Ping An Insurance

Ping An bond sale to 'boost solvency'

PUBLISHED : Saturday, 17 March, 2012, 12:00am
UPDATED : Saturday, 17 March, 2012, 12:00am


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Ping An Insurance, the mainland's second-biggest insurer, has no plans to raise more funds in the next two to three years because a pending convertible bond issue is expected to boost its working capital sufficiently. Alex Ren Huichuan, its president, said Ping An was still awaiting regulatory approval to sell 26 billion yuan (HK$32 billion) of convertible bonds. The process normally takes six to nine months.

Ping An unveiled the bond sale plan in December, just nine months after raising HK$19.5 billion through a share placement in Hong Kong.

'Our businesses will be well-supported following the bond issuance,' Ren said yesterday.

'It will also be sufficient to boost our solvency margin ratio.'

Ping An's solvency margin ratio - a measure of an insurer's ability to settle claims - stood at 166.7 per cent at the end of last year, 31.2 percentage points lower than the previous year. But it was still well above the 150 per cent mark, a level seen as healthy and stipulated by the China Insurance Regulatory Commission.

The ratio could jump to 190 per cent if the bonds were converted to stock.

Ping An, 16 per cent owned by HSBC, reported a net profit of 19.48 billion yuan in 2011, up 12.5 per cent from a year earlier, driven by fast-growing banking operations and higher premium income.

Ping An's banking businesses generated a net profit of 7.98 billion yuan last year, a jump of 176.8 per cent from 2010.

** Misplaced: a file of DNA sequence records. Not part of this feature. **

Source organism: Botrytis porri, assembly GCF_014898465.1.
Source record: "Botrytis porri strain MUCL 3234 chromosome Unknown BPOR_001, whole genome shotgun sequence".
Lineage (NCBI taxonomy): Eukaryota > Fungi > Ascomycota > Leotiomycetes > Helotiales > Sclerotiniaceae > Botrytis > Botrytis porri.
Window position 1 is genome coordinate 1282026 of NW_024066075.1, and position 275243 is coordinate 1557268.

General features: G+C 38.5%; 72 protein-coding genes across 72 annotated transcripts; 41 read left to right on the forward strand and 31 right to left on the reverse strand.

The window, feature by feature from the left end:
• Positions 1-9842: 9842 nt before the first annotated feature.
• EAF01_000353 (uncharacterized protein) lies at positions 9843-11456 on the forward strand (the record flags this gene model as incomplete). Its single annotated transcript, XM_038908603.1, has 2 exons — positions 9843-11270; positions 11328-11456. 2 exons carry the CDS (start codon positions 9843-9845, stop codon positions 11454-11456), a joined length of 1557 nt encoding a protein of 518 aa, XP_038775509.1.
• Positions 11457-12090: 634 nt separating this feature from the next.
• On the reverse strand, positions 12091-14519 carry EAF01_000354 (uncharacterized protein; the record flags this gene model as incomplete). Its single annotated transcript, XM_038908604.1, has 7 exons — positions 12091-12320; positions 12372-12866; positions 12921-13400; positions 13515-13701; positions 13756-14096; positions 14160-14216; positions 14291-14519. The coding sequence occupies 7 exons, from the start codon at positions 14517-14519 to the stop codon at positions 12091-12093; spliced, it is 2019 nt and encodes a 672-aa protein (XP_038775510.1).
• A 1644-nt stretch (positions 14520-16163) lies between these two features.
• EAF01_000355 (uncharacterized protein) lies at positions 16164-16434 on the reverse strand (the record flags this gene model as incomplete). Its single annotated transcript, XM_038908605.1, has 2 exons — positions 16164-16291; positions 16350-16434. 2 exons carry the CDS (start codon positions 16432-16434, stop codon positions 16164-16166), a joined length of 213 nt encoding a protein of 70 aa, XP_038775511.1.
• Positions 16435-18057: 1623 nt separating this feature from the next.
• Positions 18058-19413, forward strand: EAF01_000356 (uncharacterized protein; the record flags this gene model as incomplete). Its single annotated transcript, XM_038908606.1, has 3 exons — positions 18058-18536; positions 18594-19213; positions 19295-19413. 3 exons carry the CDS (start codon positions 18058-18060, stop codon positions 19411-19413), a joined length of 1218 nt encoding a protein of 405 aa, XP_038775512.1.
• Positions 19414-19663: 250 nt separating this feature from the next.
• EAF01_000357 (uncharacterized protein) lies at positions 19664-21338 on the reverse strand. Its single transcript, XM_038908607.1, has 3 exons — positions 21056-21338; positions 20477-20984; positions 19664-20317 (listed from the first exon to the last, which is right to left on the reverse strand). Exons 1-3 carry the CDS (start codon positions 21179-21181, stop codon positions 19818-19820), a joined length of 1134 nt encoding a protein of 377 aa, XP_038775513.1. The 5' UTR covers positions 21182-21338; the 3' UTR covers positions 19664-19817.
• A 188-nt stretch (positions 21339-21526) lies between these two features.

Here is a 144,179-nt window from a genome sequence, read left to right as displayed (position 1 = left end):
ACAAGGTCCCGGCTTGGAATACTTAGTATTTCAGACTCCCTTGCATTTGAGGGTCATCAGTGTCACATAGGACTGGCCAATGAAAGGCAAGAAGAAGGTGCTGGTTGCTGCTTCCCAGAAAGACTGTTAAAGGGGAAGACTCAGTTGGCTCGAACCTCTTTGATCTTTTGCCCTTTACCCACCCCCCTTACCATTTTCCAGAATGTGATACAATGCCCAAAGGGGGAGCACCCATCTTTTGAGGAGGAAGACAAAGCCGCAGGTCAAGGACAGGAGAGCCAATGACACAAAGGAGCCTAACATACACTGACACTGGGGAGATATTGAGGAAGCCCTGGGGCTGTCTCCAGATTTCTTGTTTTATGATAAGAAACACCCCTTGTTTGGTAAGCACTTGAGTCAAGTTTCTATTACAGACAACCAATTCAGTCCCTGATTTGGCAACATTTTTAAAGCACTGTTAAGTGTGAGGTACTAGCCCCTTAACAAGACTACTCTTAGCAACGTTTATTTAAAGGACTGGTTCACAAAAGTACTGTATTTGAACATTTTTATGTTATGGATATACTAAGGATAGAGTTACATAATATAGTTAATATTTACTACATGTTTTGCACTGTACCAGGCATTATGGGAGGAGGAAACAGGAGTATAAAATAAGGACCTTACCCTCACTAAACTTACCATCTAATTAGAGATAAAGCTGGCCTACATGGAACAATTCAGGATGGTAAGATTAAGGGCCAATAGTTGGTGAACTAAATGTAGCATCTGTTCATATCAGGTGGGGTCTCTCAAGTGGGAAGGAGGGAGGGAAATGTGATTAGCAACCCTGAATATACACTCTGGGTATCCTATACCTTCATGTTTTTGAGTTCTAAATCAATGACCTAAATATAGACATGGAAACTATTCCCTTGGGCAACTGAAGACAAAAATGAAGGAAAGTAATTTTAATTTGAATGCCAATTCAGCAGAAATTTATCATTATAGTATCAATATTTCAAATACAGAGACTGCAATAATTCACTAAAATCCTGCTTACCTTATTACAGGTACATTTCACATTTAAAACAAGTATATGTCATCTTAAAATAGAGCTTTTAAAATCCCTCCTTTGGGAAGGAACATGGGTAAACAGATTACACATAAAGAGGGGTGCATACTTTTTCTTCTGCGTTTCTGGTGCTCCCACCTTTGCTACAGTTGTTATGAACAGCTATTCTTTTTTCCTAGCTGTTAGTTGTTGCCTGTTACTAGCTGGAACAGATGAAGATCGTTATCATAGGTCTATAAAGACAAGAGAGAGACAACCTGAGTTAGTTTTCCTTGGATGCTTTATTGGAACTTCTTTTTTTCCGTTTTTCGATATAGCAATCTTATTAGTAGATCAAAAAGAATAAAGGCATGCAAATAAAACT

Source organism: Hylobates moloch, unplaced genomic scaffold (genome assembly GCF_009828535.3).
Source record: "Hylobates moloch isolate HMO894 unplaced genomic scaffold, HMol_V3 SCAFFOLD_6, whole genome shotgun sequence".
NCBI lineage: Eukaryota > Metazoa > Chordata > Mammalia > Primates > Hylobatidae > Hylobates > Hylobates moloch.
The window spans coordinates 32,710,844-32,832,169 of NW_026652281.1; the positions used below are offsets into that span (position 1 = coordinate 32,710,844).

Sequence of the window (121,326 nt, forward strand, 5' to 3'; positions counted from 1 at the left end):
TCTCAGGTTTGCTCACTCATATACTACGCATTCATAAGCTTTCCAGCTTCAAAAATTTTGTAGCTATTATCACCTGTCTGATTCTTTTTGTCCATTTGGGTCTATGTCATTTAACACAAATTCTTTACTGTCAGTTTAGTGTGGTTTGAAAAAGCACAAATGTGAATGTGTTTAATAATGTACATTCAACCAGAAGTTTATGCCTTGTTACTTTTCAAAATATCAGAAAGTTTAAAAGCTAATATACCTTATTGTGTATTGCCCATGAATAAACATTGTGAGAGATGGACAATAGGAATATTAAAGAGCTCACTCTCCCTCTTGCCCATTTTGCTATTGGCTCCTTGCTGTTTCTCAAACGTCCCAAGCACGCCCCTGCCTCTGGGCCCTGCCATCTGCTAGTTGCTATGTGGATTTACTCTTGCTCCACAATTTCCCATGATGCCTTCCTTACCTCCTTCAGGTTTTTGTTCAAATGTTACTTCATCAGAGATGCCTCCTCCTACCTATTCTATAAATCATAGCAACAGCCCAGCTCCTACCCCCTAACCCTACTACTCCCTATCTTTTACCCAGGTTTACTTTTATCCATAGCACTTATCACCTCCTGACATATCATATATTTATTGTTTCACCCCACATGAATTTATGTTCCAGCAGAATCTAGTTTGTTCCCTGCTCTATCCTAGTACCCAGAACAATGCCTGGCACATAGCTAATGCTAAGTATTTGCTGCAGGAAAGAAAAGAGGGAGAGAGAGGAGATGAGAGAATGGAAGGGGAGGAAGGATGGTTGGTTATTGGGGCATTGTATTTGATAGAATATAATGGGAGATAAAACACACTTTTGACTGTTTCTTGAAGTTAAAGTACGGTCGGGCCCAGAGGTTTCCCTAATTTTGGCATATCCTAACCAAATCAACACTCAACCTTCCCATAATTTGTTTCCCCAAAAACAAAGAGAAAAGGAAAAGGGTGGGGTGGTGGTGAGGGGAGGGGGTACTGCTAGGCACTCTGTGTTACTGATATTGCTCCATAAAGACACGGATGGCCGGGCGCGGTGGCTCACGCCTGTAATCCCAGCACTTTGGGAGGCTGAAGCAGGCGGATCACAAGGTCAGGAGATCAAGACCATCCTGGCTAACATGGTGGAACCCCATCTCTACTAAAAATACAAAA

The insurer completed its acquisition of Shenzhen Development Bank last year, taking another step towards transforming itself into a financial conglomerate.

Life insurance premiums rose 13.9 per cent to 187.3 billion yuan while non-life insurance premiums climbed 33.9 per cent to 83.7 billion yuan.

'We maintain our 'outperform' rating on Ping An, given its solid operations across its financial platforms and the continued benefits it derives from its diversified revenue sources, especially in the challenging environment in 2011,' senior CCB International analyst Kenneth Yue said.

Timothy Chan, deputy chief investment officer of Ping An, said the insurer, also the world's second-largest by market value, would increase investments in fixed-income products this year.

'There are still quite a few uncertainties in the stock market,' he said. 'We will continue to take a cautious approach to investments.'

Ping An posted a 7.7 per cent growth in investment income last year, earning a combined 11.4 billion yuan despite a 21.7 per cent drop in the mainland's key stock indicator.

The insurer allocated 58.2 per cent of its assets to buy bonds and 8.6 per cent for stocks last year.

Chan predicted the A-share market would recover this year in an orderly pace.

The Shanghai Composite Index has advanced 9.3 per cent so far this year and Ping An has said this can also help it increase the solvency margin ratio. 'The market rally had a positive impact on the solvency ratio,' chief financial officer Jason Yao Bo said. 'But we can't rule out market volatility.'